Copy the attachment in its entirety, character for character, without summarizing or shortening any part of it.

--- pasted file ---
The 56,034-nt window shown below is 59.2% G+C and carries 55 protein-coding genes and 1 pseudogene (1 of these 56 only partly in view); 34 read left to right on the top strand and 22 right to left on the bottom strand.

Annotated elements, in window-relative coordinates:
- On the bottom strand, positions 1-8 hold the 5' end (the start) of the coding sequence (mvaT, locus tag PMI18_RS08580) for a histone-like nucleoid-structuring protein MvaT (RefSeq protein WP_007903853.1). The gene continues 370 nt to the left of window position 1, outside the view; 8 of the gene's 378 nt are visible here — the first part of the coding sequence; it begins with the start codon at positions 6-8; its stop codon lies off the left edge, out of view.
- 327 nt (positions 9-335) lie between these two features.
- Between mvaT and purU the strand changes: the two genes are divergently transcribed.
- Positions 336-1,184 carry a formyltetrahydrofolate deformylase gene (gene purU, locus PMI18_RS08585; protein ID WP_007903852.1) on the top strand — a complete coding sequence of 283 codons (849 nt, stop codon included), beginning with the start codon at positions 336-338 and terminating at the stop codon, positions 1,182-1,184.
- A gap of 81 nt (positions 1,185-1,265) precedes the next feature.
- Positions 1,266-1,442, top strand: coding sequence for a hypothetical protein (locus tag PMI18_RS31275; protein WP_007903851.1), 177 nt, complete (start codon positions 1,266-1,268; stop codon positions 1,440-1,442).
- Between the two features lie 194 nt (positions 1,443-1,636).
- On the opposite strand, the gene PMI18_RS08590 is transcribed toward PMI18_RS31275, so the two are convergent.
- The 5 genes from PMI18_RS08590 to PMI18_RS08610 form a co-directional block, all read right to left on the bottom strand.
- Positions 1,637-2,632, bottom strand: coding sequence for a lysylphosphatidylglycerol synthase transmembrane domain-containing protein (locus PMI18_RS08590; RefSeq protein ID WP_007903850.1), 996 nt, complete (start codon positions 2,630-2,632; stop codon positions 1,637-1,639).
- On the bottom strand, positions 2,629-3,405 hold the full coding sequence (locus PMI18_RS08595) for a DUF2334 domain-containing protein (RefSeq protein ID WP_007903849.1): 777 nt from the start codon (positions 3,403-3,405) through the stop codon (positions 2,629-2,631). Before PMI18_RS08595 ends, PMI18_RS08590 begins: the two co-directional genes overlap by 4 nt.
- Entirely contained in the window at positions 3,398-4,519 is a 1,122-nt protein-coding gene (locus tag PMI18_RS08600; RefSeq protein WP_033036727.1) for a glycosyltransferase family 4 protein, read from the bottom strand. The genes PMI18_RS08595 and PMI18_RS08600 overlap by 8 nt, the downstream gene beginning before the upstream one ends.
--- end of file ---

The 56,034-nt window shown below is 59.2% G+C and carries 55 protein-coding genes and 1 pseudogene (1 of these 56 only partly in view); 34 read left to right on the top strand and 22 right to left on the bottom strand.

Annotated elements, in window-relative coordinates:
- On the bottom strand, positions 1-8 hold the 5' end (the start) of the coding sequence (mvaT, locus tag PMI18_RS08580) for a histone-like nucleoid-structuring protein MvaT (RefSeq protein WP_007903853.1). The gene continues 370 nt to the left of window position 1, outside the view; 8 of the gene's 378 nt are visible here — the first part of the coding sequence; it begins with the start codon at positions 6-8; its stop codon lies off the left edge, out of view.
- 327 nt (positions 9-335) lie between these two features.
- Between mvaT and purU the strand changes: the two genes are divergently transcribed.
- Positions 336-1,184 carry a formyltetrahydrofolate deformylase gene (gene purU, locus PMI18_RS08585; protein ID WP_007903852.1) on the top strand — a complete coding sequence of 283 codons (849 nt, stop codon included), beginning with the start codon at positions 336-338 and terminating at the stop codon, positions 1,182-1,184.
- A gap of 81 nt (positions 1,185-1,265) precedes the next feature.
- Positions 1,266-1,442, top strand: coding sequence for a hypothetical protein (locus tag PMI18_RS31275; protein WP_007903851.1), 177 nt, complete (start codon positions 1,266-1,268; stop codon positions 1,440-1,442).
- Between the two features lie 194 nt (positions 1,443-1,636).
- On the opposite strand, the gene PMI18_RS08590 is transcribed toward PMI18_RS31275, so the two are convergent.
- The 5 genes from PMI18_RS08590 to PMI18_RS08610 form a co-directional block, all read right to left on the bottom strand.
- Positions 1,637-2,632, bottom strand: coding sequence for a lysylphosphatidylglycerol synthase transmembrane domain-containing protein (locus PMI18_RS08590; RefSeq protein ID WP_007903850.1), 996 nt, complete (start codon positions 2,630-2,632; stop codon positions 1,637-1,639).
- On the bottom strand, positions 2,629-3,405 hold the full coding sequence (locus PMI18_RS08595) for a DUF2334 domain-containing protein (RefSeq protein ID WP_007903849.1): 777 nt from the start codon (positions 3,403-3,405) through the stop codon (positions 2,629-2,631). Before PMI18_RS08595 ends, PMI18_RS08590 begins: the two co-directional genes overlap by 4 nt.
- Entirely contained in the window at positions 3,398-4,519 is a 1,122-nt protein-coding gene (locus tag PMI18_RS08600; RefSeq protein WP_033036727.1) for a glycosyltransferase family 4 protein, read from the bottom strand. The genes PMI18_RS08595 and PMI18_RS08600 overlap by 8 nt, the downstream gene beginning before the upstream one ends.